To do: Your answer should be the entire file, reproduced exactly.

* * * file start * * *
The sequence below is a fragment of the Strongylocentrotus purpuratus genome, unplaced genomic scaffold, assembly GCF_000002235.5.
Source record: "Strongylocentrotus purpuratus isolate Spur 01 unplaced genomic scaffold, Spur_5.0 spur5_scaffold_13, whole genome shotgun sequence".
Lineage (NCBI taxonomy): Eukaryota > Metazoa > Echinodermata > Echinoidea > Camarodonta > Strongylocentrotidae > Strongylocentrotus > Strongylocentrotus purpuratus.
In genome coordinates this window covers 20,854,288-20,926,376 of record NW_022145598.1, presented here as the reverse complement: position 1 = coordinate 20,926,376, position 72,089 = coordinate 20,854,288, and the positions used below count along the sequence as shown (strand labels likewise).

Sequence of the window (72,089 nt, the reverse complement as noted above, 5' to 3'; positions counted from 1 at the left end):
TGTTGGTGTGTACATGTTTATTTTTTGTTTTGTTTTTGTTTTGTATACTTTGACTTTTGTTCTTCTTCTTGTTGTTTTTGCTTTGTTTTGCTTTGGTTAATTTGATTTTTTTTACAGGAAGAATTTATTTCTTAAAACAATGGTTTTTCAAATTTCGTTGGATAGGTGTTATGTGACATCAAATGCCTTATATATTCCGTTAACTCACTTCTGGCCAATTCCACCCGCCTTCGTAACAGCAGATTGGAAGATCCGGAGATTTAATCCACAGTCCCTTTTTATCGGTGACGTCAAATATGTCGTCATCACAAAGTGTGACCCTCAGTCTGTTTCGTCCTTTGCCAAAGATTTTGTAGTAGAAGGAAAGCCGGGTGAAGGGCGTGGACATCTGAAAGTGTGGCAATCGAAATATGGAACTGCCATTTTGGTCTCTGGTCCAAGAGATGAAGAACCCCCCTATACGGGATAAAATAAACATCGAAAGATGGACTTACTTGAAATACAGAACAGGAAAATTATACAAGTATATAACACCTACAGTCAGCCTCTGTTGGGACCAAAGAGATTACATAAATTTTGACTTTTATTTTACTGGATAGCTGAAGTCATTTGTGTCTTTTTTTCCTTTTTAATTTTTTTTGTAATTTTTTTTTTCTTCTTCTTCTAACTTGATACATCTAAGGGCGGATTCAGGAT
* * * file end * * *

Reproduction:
The sequence below is a fragment of the Strongylocentrotus purpuratus genome, unplaced genomic scaffold, assembly GCF_000002235.5.
Source record: "Strongylocentrotus purpuratus isolate Spur 01 unplaced genomic scaffold, Spur_5.0 spur5_scaffold_13, whole genome shotgun sequence".
Lineage (NCBI taxonomy): Eukaryota > Metazoa > Echinodermata > Echinoidea > Camarodonta > Strongylocentrotidae > Strongylocentrotus > Strongylocentrotus purpuratus.
In genome coordinates this window covers 20,854,288-20,926,376 of record NW_022145598.1, presented here as the reverse complement: position 1 = coordinate 20,926,376, position 72,089 = coordinate 20,854,288, and the positions used below count along the sequence as shown (strand labels likewise).

Sequence of the window (72,089 nt, the reverse complement as noted above, 5' to 3'; positions counted from 1 at the left end):
TGTTGGTGTGTACATGTTTATTTTTTGTTTTGTTTTTGTTTTGTATACTTTGACTTTTGTTCTTCTTCTTGTTGTTTTTGCTTTGTTTTGCTTTGGTTAATTTGATTTTTTTTACAGGAAGAATTTATTTCTTAAAACAATGGTTTTTCAAATTTCGTTGGATAGGTGTTATGTGACATCAAATGCCTTATATATTCCGTTAACTCACTTCTGGCCAATTCCACCCGCCTTCGTAACAGCAGATTGGAAGATCCGGAGATTTAATCCACAGTCCCTTTTTATCGGTGACGTCAAATATGTCGTCATCACAAAGTGTGACCCTCAGTCTGTTTCGTCCTTTGCCAAAGATTTTGTAGTAGAAGGAAAGCCGGGTGAAGGGCGTGGACATCTGAAAGTGTGGCAATCGAAATATGGAACTGCCATTTTGGTCTCTGGTCCAAGAGATGAAGAACCCCCCTATACGGGATAAAATAAACATCGAAAGATGGACTTACTTGAAATACAGAACAGGAAAATTATACAAGTATATAACACCTACAGTCAGCCTCTGTTGGGACCAAAGAGATTACATAAATTTTGACTTTTATTTTACTGGATAGCTGAAGTCATTTGTGTCTTTTTTTCCTTTTTAATTTTTTTTGTAATTTTTTTTTTCTTCTTCTTCTAACTTGATACATCTAAGGGCGGATTCAGGAT